Writer/director Gabe Polsky's ("The Motel Life") look at Russian hockey from the point of view of defenseman/captain Slava Fetisov is illuminating from political, cultural and athletic perspectives. Polsky's documentary both makes that 1980 American win seem even more miraculous while also getting its audience to consider the ramifications of that crushing defeat on the team that lost. From the unique passing game formulated by the grandfatherly coach Anatoly Tarasov to the oppressive training of the hated Viktor Tikhanov, "Red Army" offers Soviet hockey as a symbol of a changing nation.
Polsky uses Ronald Reagan footage as his entry point into a Cold War fought literally on ice then segues to Fetisov who talks about being a happy child despite sharing a 400 square foot apartment with no running water with two other families. The 250 rubles needed for the gear to try out for the Red Army was a hardship for most Soviet families, yet hundreds waited hours for the privilege. At the age of 16, Fetisov was chosen to play against the West and he and his teammates were astounded by the five star hotel Canada housed them in and the mind-blowing array of goods available to purchase, yet love of their country overshadowed all. The Russians won all five of their games.
Things changed in 1980. With the Soviet invasion of Afghanistan ongoing, the team was more than an athletic adversary and their stunning loss was a huge blow. The unpopular Tikhanov fired most of the returning players and instituted even harsher training regimes. The Red Army team was kept isolated at camp for all but a month of the year, one player denied a visit to his dying father. Practice occurred four times a day. But the team built an unbeatable line - the Russian Five - and had one of the world's best goalies in Vladislav Tretiak. After recapturing the gold in Sarajevo, players began to leave for the NHL in deals that sent as much as 90% of their compensation back to Mother Russia. Fetisov was promised the NHL, but Tikhanov kept reneging and Fetisov wasn't interested unless he went as a fully free agent. Showing tremendous courage, Fetisov quit, even when threatened with deportation to Siberia. Ten days later, he got what he wanted on his own terms.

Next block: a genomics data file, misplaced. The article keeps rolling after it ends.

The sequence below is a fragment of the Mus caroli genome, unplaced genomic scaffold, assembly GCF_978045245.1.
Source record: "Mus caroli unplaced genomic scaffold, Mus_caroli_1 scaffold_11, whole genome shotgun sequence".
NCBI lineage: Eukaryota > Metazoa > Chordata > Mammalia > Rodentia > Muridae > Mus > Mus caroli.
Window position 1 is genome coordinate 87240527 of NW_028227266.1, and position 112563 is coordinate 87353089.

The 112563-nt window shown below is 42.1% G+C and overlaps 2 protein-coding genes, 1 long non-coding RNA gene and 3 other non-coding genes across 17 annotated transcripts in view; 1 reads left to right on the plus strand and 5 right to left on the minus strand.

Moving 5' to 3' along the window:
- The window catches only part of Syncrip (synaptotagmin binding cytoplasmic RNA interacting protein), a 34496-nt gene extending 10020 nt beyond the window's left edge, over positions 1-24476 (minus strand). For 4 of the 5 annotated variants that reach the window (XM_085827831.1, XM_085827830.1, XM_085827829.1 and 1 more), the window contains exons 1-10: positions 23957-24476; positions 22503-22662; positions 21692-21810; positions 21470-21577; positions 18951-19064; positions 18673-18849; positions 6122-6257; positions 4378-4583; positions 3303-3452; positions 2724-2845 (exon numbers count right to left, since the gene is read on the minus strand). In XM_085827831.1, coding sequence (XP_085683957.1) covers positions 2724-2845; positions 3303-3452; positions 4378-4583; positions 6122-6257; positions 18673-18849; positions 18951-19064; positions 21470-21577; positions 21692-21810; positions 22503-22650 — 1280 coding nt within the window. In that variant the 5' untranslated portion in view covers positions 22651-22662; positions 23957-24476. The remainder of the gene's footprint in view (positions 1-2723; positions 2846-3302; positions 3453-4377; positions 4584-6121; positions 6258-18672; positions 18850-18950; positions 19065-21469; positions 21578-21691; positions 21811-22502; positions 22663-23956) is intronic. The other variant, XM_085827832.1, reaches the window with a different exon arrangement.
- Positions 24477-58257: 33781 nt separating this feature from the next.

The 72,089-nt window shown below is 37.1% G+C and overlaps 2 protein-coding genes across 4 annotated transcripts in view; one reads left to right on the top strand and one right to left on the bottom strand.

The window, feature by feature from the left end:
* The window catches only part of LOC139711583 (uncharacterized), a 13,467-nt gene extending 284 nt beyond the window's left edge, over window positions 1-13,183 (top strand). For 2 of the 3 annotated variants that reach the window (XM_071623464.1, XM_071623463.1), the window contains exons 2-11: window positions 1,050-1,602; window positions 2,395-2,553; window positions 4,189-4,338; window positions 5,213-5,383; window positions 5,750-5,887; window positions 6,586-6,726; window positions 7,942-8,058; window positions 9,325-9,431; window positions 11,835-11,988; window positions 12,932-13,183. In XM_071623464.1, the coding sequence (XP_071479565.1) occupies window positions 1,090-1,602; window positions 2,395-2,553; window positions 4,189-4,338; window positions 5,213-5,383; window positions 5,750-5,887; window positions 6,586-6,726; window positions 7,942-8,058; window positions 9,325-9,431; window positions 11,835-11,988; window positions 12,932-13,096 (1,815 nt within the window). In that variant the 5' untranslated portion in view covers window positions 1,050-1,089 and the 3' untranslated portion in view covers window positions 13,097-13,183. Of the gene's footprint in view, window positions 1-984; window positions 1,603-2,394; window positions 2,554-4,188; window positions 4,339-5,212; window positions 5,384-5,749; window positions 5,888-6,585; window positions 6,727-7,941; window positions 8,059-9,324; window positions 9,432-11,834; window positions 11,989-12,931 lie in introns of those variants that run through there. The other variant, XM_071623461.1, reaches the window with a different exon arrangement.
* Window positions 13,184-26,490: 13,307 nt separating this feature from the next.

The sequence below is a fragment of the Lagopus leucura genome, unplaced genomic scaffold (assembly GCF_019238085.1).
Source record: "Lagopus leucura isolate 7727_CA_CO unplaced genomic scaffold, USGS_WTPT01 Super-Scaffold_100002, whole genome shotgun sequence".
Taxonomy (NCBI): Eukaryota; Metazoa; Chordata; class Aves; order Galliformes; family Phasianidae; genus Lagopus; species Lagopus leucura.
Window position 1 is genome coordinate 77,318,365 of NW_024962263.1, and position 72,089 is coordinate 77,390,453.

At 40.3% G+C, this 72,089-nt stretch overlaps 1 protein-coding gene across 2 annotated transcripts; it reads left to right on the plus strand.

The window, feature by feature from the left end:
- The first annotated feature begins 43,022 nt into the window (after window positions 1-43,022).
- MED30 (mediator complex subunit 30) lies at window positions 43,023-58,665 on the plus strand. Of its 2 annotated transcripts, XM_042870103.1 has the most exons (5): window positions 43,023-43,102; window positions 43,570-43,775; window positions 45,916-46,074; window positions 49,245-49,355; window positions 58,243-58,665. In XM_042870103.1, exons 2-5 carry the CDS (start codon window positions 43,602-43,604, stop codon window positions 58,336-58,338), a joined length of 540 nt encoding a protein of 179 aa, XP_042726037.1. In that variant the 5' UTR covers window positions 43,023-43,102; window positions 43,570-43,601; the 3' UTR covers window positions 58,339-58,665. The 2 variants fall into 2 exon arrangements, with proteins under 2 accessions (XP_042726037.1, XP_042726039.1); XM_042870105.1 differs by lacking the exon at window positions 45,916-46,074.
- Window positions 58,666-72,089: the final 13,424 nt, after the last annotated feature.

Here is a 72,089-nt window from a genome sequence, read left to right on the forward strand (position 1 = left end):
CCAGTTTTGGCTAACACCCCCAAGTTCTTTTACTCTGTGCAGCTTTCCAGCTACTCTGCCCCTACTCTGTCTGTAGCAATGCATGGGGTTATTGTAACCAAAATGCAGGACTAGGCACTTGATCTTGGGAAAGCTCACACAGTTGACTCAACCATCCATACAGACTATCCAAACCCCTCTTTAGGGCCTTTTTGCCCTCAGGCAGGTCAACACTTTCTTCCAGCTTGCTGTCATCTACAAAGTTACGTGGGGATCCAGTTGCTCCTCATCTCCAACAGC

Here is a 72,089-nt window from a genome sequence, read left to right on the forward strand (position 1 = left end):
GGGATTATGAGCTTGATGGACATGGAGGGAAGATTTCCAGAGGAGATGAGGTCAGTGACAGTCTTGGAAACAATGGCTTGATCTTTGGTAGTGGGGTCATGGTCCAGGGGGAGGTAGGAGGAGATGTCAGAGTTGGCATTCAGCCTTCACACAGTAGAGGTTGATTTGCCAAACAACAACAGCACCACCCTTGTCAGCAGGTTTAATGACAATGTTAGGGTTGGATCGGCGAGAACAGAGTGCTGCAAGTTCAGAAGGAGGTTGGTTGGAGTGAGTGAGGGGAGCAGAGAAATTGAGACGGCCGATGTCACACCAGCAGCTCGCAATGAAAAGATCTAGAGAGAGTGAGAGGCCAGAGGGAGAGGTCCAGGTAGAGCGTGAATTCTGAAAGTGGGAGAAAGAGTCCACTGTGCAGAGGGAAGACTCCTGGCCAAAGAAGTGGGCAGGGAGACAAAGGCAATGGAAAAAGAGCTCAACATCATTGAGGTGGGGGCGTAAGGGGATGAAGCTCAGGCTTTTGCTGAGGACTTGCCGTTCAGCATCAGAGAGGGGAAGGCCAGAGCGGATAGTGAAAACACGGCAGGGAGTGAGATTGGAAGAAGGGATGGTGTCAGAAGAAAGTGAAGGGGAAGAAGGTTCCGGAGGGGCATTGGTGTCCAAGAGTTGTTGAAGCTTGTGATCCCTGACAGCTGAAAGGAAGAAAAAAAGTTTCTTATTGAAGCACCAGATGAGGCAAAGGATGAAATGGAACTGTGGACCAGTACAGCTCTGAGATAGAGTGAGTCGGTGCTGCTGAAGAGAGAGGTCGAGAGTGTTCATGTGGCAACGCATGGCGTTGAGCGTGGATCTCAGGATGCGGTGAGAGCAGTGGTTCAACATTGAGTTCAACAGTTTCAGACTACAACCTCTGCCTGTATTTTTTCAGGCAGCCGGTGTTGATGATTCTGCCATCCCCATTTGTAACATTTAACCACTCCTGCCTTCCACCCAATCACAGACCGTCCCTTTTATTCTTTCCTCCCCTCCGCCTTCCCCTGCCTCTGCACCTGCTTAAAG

And yet these incredible players did poorly when they came to the West. Signed to the New Jersey Devils, Fetisov had to play with Alexei Kastanov, the former best friend who'd denounced him back home. The men looked lost on the ice in a different style of game. It took Detroit Red Wings coach Scotty Bowman to realize what was happening, forming an entire line of Soviet players dubbed the 'Soviet Symphony.' He went on to win the Stanley Cup. Ever feisty, Fetisov fought the hockey commissioner to bring the Cup to Moscow. In 2002, disillusioned by the lack of patriotism shown by Russian NHL players, Fetisov returned at Putin's invitation and became a Minister of Sport.
Polsky's dynamic look at the recent history of Russian hockey and many of its greatest players is not only one of the great sports documentaries but a unique take on the Cold War. While he never addresses the inequality of 1980's match, when U.S. teams were still comprised of amateur players, he does what he's set out to do, showing how Communist politics produced a team style of play that was formidable.